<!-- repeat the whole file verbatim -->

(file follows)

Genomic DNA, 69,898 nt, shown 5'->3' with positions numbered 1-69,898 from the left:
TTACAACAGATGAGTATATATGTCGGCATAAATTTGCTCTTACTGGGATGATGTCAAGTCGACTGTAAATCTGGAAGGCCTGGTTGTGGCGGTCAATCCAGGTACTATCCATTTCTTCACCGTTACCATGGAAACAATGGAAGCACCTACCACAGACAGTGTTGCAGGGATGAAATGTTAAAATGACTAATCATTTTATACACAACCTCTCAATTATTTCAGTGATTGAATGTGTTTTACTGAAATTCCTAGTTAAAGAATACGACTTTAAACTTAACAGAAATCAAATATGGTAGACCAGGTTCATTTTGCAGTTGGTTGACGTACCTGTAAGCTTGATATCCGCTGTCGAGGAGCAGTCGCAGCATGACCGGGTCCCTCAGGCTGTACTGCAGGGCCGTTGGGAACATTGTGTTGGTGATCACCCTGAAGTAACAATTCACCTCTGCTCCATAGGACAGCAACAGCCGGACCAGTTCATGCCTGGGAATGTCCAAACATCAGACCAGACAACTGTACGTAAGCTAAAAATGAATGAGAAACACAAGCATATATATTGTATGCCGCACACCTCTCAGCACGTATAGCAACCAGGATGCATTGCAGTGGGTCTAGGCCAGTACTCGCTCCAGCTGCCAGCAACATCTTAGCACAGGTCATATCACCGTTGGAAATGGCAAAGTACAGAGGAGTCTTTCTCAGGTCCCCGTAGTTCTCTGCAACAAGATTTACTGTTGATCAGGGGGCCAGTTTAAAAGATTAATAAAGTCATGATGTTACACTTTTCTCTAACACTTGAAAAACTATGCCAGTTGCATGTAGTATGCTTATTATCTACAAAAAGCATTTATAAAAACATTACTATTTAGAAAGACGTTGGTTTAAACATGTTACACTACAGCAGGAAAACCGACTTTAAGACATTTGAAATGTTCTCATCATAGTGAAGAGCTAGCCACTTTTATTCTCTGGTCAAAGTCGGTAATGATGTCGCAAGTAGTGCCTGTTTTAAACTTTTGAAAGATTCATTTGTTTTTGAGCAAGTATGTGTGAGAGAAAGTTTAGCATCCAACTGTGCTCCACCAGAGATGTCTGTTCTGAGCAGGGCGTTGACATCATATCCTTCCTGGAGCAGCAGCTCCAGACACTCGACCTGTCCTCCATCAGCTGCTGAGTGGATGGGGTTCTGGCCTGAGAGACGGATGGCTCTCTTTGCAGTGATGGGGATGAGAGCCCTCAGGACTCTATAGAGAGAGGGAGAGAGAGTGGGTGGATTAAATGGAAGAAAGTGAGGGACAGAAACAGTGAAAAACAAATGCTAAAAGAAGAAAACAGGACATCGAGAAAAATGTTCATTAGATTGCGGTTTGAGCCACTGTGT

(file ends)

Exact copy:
Genomic DNA, 69,898 nt, shown 5'->3' with positions numbered 1-69,898 from the left:
TTACAACAGATGAGTATATATGTCGGCATAAATTTGCTCTTACTGGGATGATGTCAAGTCGACTGTAAATCTGGAAGGCCTGGTTGTGGCGGTCAATCCAGGTACTATCCATTTCTTCACCGTTACCATGGAAACAATGGAAGCACCTACCACAGACAGTGTTGCAGGGATGAAATGTTAAAATGACTAATCATTTTATACACAACCTCTCAATTATTTCAGTGATTGAATGTGTTTTACTGAAATTCCTAGTTAAAGAATACGACTTTAAACTTAACAGAAATCAAATATGGTAGACCAGGTTCATTTTGCAGTTGGTTGACGTACCTGTAAGCTTGATATCCGCTGTCGAGGAGCAGTCGCAGCATGACCGGGTCCCTCAGGCTGTACTGCAGGGCCGTTGGGAACATTGTGTTGGTGATCACCCTGAAGTAACAATTCACCTCTGCTCCATAGGACAGCAACAGCCGGACCAGTTCATGCCTGGGAATGTCCAAACATCAGACCAGACAACTGTACGTAAGCTAAAAATGAATGAGAAACACAAGCATATATATTGTATGCCGCACACCTCTCAGCACGTATAGCAACCAGGATGCATTGCAGTGGGTCTAGGCCAGTACTCGCTCCAGCTGCCAGCAACATCTTAGCACAGGTCATATCACCGTTGGAAATGGCAAAGTACAGAGGAGTCTTTCTCAGGTCCCCGTAGTTCTCTGCAACAAGATTTACTGTTGATCAGGGGGCCAGTTTAAAAGATTAATAAAGTCATGATGTTACACTTTTCTCTAACACTTGAAAAACTATGCCAGTTGCATGTAGTATGCTTATTATCTACAAAAAGCATTTATAAAAACATTACTATTTAGAAAGACGTTGGTTTAAACATGTTACACTACAGCAGGAAAACCGACTTTAAGACATTTGAAATGTTCTCATCATAGTGAAGAGCTAGCCACTTTTATTCTCTGGTCAAAGTCGGTAATGATGTCGCAAGTAGTGCCTGTTTTAAACTTTTGAAAGATTCATTTGTTTTTGAGCAAGTATGTGTGAGAGAAAGTTTAGCATCCAACTGTGCTCCACCAGAGATGTCTGTTCTGAGCAGGGCGTTGACATCATATCCTTCCTGGAGCAGCAGCTCCAGACACTCGACCTGTCCTCCATCAGCTGCTGAGTGGATGGGGTTCTGGCCTGAGAGACGGATGGCTCTCTTTGCAGTGATGGGGATGAGAGCCCTCAGGACTCTATAGAGAGAGGGAGAGAGAGTGGGTGGATTAAATGGAAGAAAGTGAGGGACAGAAACAGTGAAAAACAAATGCTAAAAGAAGAAAACAGGACATCGAGAAAAATGTTCATTAGATTGCGGTTTGAGCCACTGTGT